His Hubris Shall Be His Downfall: The Mouse-King Hath Left His Castle Totally Undefended
We shall lay it to siege!
‘Twas hubris built these walls, and ‘tis hubris which shall bring them down. The Mouse-king, in his infinite arrogance and scorn for his enemies, hath built a grandiose castle for he and his kin, and yet he hath left its walls wholly undefended!
Doth the fool think so highly of himself that he can fend off any attack without so much as a regiment of archers and men-at-arms?
Dark forces gather the land o’er, but the Mouse-king and his ilk live in a fantasy world of everlasting festivities and commoditized joy, deliberately ignorant to the coming storm. Rather than raising the drawbridge and donning their armor, they are eating sweet cotton and marching in parades. Rather than hardening defenses and sharpening their swords, they are playing frolicsome host to wide-eyed children and suckling babes.
Their hubris knoweth no bounds!
The Mouse-king, in his incalculable pomposity, was so bold as to construct his fortifications on the vast open plains in a lush growing region, leaving the castle with no natural defenses save his boundless pride.
“But theirs is a peaceful kingdom of play and magick,” one may rejoin. “They wish no ill upon any of us.”
Peaceful, you say? How dare thee speakest of peace in a kingdom which harbours foul beasts such as this:
“But the Royal Mouseketeers are amongst the most fearsome swordsmen in all the land,” one might impart. “Surely they shall defend Castle Mouse to the last.”
To the last, indeed! Their fearsome reputation is but a farce. A simple cavalry charge will cut through Mouseketeer flesh like butter.
The Mouse-king and his Mouse-court can skip and sing all they want — whilst totally ignoring the responsibilities of defending their realm from attack — but no amount of singing or overpriced ale shall keep war from their doorstep. Let this be a warning to the Mouse-king of Mousecastle: Thy Hubris Shall Be Thy Undoing!
Note: Bret Devereaux at ACOUP wrote a great series on fortifications a few months back, one part of which covered castles. Much of that article inspired this one. I recommend reading it for a more detailed look at castles and fortifications in general.
If there’s one image that defines the Middle Ages in most people’s minds, it is the castle. Castles began to emerge in Europe in the 9th and 10th centuries, and really took off from the 11th century onwards. Military fortifications of various sorts had already existed for thousands of years, but what was unique about castles was that they were military fortifications that also served as the private residence of a lord or noble. Some ways to think about different types of castle-like structures, which Wikipedia lays out pretty well:
Castle - fortified, and the residence of a noble/lord
Palace - residence of a noble, but not fortified
Fortress - fortified, but not necessarily the residence of a noble
Fortified settlement/walled city - a fortified town or city, for the protection of all the residents in addition to the lord(s)
Hillfort - a mainly Bronze Age/Iron Age forerunner of the castle made primarily of earthworks. Largely out of use or replaced by castles by the Middle Ages
The “private residence of a lord” element of the castle is a defining feature that both shaped and was shaped by the environment of the Middle Ages. After the fall of the Roman Empire, and later the Carolingian Empire, Europe was fractured. Small-time lords could exert much more authority over local matters than they could have when big brother Rome or Aachen was watching over them. This, in turn, made large scale military action more difficult, since there was no central government or universally recognized body from which to coordinate operations. (Except the Church, which, for better or worse, was able to coordinate the Crusades. Probably for worse.) It was very hard to put a large army in the field, and even harder to feed, supply, and pay them once they were there.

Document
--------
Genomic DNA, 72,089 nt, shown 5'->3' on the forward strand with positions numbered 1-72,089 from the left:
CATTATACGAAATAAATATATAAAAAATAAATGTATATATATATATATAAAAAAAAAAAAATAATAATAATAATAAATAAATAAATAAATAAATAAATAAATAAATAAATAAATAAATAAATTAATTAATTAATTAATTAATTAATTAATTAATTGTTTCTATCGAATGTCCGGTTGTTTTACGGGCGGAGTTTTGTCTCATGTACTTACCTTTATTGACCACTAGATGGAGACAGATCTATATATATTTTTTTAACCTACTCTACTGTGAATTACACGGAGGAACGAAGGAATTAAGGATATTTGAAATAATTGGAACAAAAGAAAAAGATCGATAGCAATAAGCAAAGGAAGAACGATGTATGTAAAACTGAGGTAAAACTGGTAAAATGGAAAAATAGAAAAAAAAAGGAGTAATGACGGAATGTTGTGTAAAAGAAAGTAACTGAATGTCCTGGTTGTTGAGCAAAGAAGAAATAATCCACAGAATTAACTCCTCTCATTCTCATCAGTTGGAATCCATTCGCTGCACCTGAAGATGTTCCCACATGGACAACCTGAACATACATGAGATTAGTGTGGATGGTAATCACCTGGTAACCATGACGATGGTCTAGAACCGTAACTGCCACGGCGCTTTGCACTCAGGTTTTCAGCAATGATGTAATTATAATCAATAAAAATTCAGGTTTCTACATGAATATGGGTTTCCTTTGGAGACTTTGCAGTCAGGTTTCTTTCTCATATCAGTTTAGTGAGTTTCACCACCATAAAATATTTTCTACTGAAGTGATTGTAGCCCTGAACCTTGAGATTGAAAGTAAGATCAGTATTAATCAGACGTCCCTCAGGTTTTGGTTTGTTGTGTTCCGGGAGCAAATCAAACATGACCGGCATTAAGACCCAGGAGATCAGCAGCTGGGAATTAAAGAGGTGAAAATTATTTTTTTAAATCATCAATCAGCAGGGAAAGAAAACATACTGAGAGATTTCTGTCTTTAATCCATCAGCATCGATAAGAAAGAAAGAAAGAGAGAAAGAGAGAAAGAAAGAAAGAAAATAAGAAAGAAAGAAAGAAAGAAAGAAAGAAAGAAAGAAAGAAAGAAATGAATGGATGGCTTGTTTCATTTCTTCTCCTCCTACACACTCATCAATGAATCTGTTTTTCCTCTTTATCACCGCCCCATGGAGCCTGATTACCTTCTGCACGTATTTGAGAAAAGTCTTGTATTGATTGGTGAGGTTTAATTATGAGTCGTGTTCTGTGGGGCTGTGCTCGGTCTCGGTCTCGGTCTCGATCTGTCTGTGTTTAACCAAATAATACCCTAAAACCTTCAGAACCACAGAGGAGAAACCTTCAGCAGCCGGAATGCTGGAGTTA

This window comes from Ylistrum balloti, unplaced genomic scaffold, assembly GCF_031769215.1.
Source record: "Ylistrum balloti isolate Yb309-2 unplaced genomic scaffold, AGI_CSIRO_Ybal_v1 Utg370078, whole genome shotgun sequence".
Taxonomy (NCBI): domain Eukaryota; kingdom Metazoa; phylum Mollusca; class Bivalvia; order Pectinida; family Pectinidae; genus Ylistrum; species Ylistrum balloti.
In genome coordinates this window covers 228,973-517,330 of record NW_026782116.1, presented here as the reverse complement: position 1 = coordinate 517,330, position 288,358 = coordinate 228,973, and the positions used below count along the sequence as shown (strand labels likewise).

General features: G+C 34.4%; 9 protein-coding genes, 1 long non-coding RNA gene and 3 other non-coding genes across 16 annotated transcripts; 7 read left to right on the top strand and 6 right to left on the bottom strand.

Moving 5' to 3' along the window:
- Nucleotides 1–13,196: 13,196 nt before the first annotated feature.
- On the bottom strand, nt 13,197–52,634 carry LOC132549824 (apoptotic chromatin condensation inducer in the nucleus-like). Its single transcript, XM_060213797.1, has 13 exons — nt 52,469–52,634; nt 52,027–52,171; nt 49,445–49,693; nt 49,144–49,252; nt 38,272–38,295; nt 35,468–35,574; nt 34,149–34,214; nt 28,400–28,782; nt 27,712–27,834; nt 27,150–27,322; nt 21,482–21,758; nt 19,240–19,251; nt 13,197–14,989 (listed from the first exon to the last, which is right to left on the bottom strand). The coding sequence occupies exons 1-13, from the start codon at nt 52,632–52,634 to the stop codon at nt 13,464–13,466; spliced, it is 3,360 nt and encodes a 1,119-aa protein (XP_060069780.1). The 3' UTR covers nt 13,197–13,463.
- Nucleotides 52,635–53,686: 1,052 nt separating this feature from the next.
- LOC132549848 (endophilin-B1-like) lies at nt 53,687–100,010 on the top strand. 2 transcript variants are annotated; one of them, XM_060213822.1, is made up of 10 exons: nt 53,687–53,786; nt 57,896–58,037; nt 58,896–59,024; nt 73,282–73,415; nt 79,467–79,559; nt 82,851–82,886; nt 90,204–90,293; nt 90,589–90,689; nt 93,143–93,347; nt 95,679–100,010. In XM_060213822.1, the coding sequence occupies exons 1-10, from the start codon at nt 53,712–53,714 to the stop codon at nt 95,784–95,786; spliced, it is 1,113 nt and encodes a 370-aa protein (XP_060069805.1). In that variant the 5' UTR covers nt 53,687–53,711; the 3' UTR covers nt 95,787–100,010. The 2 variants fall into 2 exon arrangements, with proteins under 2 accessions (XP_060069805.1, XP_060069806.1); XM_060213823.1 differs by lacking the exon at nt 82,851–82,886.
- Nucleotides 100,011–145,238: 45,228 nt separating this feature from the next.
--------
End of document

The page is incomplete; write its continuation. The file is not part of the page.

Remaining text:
Along with this fractured and decentralized power structure came raiding and pillaging. Living on the borders of the former empire could leave you exposed to raids by Vikings, Arabs, or one of the many tribes coming out of eastern Europe and the Eurasian Steppe, not to mention your fellow lord from the next fiefdom over. One way to defend against raids - as well as provide a launching point for them - was the castle.
In a fragmented geopolitical landscape, castles made sense. Their purpose wasn’t to defend against large armies. Their purpose was for the local lord to control the surrounding countryside and defend against raids and small scale invasions. The castle could serve as a base to launch raids into surrounding lands, and could also serve as a defensible place of refuge for the local people during an enemy raid. It was the home of the ruling family of the area, as well as a hardened center of commerce, which gave people a safe location to conduct economic activity while also making it easier to collect taxes from them (why send the tax collector around the fiefdom if you can get all the taxpayers to come to you? Suckers!).
To take a castle would require besieging it, and that required more troops, time, and logistics than most small-time lords or pillagers-just-passing-through could afford. So the cost of besieging a castle, and hence of conquering someone else’s territory, was greater than most were willing or able to pay. The presence of a castle in your territory could (hopefully) keep war at the level of raiding/plundering, or cause invaders to completely bypass your castle without escalating into a full scale siege or battle. This both solidified a lord’s power over his local demesne, and also led to further fragmentation on a wider scale, because if you had enough money and a handful of loyal troops, all you had to do was build a castle and pretty much nobody could mess with you.
Evolution of Castles
One of the earliest styles of castle was the “motte-and-bailey.” It consisted of a “motte” (or mound) of earth with a “keep” at the top where the lord lived. The “bailey” was a larger fortified enclosure built adjacent to the motte (sort of like a big courtyard) which contained other buildings such as horse stables, workshops, and housing for the non-lords. Motte-and-bailey castles seem to have been especially prominent after the Norman conquest of England in 1066. Early motte-and-bailey fortifications and keeps were built of wood, but over time wood was replaced by stone.